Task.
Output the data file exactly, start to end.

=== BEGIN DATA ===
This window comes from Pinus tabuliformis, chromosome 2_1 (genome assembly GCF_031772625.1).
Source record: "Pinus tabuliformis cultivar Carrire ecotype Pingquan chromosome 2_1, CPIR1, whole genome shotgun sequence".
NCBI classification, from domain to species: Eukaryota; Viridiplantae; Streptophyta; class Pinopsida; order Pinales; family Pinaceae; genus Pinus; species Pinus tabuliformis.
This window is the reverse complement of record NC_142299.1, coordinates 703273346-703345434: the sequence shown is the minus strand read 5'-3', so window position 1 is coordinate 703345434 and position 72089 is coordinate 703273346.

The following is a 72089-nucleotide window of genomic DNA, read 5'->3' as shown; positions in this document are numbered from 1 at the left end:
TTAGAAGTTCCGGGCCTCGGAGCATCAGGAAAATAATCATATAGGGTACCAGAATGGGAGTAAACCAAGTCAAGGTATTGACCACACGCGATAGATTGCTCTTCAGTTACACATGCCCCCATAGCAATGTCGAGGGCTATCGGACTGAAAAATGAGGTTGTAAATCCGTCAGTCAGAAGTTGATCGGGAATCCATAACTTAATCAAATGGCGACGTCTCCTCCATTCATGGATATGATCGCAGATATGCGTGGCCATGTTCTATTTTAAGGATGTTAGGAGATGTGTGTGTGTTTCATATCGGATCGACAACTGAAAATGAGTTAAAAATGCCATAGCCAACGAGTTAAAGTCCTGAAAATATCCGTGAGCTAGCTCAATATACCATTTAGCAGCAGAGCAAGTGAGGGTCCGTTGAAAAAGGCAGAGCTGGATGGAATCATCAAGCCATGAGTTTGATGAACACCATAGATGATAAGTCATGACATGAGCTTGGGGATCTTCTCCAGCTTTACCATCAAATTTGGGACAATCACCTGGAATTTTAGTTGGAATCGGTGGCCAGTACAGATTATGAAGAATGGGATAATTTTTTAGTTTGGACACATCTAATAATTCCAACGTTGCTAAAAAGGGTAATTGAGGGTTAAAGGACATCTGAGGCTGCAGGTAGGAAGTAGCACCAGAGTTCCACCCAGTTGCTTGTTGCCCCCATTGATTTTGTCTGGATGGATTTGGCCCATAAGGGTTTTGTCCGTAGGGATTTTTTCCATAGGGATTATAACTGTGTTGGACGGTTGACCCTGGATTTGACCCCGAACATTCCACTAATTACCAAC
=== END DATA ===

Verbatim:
This window comes from Pinus tabuliformis, chromosome 2_1 (genome assembly GCF_031772625.1).
Source record: "Pinus tabuliformis cultivar Carrire ecotype Pingquan chromosome 2_1, CPIR1, whole genome shotgun sequence".
NCBI classification, from domain to species: Eukaryota; Viridiplantae; Streptophyta; class Pinopsida; order Pinales; family Pinaceae; genus Pinus; species Pinus tabuliformis.
This window is the reverse complement of record NC_142299.1, coordinates 703273346-703345434: the sequence shown is the minus strand read 5'-3', so window position 1 is coordinate 703345434 and position 72089 is coordinate 703273346.

The following is a 72089-nucleotide window of genomic DNA, read 5'->3' as shown; positions in this document are numbered from 1 at the left end:
TTAGAAGTTCCGGGCCTCGGAGCATCAGGAAAATAATCATATAGGGTACCAGAATGGGAGTAAACCAAGTCAAGGTATTGACCACACGCGATAGATTGCTCTTCAGTTACACATGCCCCCATAGCAATGTCGAGGGCTATCGGACTGAAAAATGAGGTTGTAAATCCGTCAGTCAGAAGTTGATCGGGAATCCATAACTTAATCAAATGGCGACGTCTCCTCCATTCATGGATATGATCGCAGATATGCGTGGCCATGTTCTATTTTAAGGATGTTAGGAGATGTGTGTGTGTTTCATATCGGATCGACAACTGAAAATGAGTTAAAAATGCCATAGCCAACGAGTTAAAGTCCTGAAAATATCCGTGAGCTAGCTCAATATACCATTTAGCAGCAGAGCAAGTGAGGGTCCGTTGAAAAAGGCAGAGCTGGATGGAATCATCAAGCCATGAGTTTGATGAACACCATAGATGATAAGTCATGACATGAGCTTGGGGATCTTCTCCAGCTTTACCATCAAATTTGGGACAATCACCTGGAATTTTAGTTGGAATCGGTGGCCAGTACAGATTATGAAGAATGGGATAATTTTTTAGTTTGGACACATCTAATAATTCCAACGTTGCTAAAAAGGGTAATTGAGGGTTAAAGGACATCTGAGGCTGCAGGTAGGAAGTAGCACCAGAGTTCCACCCAGTTGCTTGTTGCCCCCATTGATTTTGTCTGGATGGATTTGGCCCATAAGGGTTTTGTCCGTAGGGATTTTTTCCATAGGGATTATAACTGTGTTGGACGGTTGACCCTGGATTTGACCCCGAACATTCCACTAATTACCAAC